‘Do we have to grow up?’ Ziya asked, at the end of Tuesday night, on her sixth birthday. I could only shake my head.
I don’t remember wanting to stay small. I remember wanting to grow up, become a teenager, become an adult. Adults seemed to have so much freedom. As Zi says, pouting, no one bosses around adults the way adults boss around children. At least, like her, that’s what I saw.
Unlike some other adults, I don’t want to go back to my childhood. I like this age, this stage and the control, power, insight and influence that years of school, work and hard knocks have provided, which I hope to use to make the world a better place, to mentor and inspire another generation, and to define the priorities and values I want to live by.
But, I also understand that along with those come ever more responsibilities, compromises and stress, which, like all of us, I take in stride even when they feel exhausting or overwhelming. In those moments, childhood seems so much simpler, so much more a world of magic and play, so freer of complexities, whether global or interpersonal, than now. Children don’t feel so world-weary, do they?
Yet, as many know, such nostalgia is pointless. Far too many of us were in fact negotiating complicated, even dysfunctional childhoods, managing lack of control over our world as children do, with resilience, with whatever coping strategies we can invent. I always wondered why adults thought that children didn’t understand what was going on in their midst, giving what they thought were age-appropriate explanations, as if children were not fully clued in to what adults thought they could hide or pretend wasn’t true.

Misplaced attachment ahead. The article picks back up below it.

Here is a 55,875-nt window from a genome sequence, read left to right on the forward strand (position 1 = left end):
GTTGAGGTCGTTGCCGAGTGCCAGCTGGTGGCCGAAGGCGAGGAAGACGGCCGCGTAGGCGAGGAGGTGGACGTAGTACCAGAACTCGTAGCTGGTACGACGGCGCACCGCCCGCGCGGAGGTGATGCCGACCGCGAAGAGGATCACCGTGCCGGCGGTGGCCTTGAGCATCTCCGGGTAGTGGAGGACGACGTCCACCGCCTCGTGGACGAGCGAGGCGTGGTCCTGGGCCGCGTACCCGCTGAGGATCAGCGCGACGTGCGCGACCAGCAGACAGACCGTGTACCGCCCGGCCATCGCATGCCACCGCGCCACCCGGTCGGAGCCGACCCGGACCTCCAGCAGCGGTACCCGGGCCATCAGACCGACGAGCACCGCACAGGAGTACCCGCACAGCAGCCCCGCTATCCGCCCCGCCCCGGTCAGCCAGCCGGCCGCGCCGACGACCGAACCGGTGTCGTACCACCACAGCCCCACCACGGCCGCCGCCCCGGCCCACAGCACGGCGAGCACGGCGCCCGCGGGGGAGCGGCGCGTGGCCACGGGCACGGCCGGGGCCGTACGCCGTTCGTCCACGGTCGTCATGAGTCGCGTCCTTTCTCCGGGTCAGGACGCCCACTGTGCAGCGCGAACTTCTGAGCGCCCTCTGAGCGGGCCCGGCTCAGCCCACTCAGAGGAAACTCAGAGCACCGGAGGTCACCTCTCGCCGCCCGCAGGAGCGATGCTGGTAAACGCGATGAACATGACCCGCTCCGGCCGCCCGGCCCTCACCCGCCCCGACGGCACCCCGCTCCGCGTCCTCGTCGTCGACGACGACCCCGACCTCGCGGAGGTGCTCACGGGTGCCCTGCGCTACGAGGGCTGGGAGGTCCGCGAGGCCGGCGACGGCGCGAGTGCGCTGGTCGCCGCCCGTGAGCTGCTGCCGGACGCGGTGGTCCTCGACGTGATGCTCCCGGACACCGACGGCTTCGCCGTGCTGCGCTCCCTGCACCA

So, I shook my head, not knowing quite what to say to a girl, six for only one day, who, in her own way, was weighing these existential dilemmas. I wasn’t going to assume she didn’t get it. I think children do.
Yes, we have to grow up, I answered, though I’d keep you this age for another year or two if I could. I could hear her thinking in the dark. ‘I like being a child’, she said. ‘Of course you do’, I thought.
One of my friend’s sons had told her she was so lucky to do all the things she loved, like mopping, cleaning and washing dishes. Zi had said similar things about how I got to do all the things I want, like go to work all the time. That feeling of entitlement of children, the expectation that they should enjoy life, even while we give them chores and teach them to take up responsibilities so that they come to appreciate and reciprocate our efforts, is an achievement. It’s a happiness they only get now, precious and fleeting.
‘I wish nothing was real’, Zi concluded, ‘then there would be nothing to change’. Maybe she thought that if everything was imaginary, you could imagine things however you wished, the way she wished her toys would come alive as Doc Mc Stuffins’ did or the way she imagined making real tea in tiny tin toy teacups. Maybe if nothing is real, then their passing doesn’t matter so deeply.
‘You don’t want things to change?’, I asked. ‘I don’t want things to be different’, she answered. I can’t say that I understood all she was experiencing, except she was happy and didn’t want to let it go, didn’t want to have to start again tomorrow.
Is there any of us that haven’t also felt that way? Is there any of us who haven’t wanted to hold one night, one achievement or one relationship like that forever, even as we watched it turn to mist and dissipate?
Ah, six year-old rueful observance of life’s passing.
What’s a mom to say except that this is only the beginning of that feeling and there isn’t an adult alive who doesn’t know it.
Welcome to your one wondrous life, little warrior of light.
There is only one lesson. Whatever your fears and joys, seize every second. Then, refusing rut and regret, let go, as the next moment to live to the fullest inevitably and irretrievably beckons.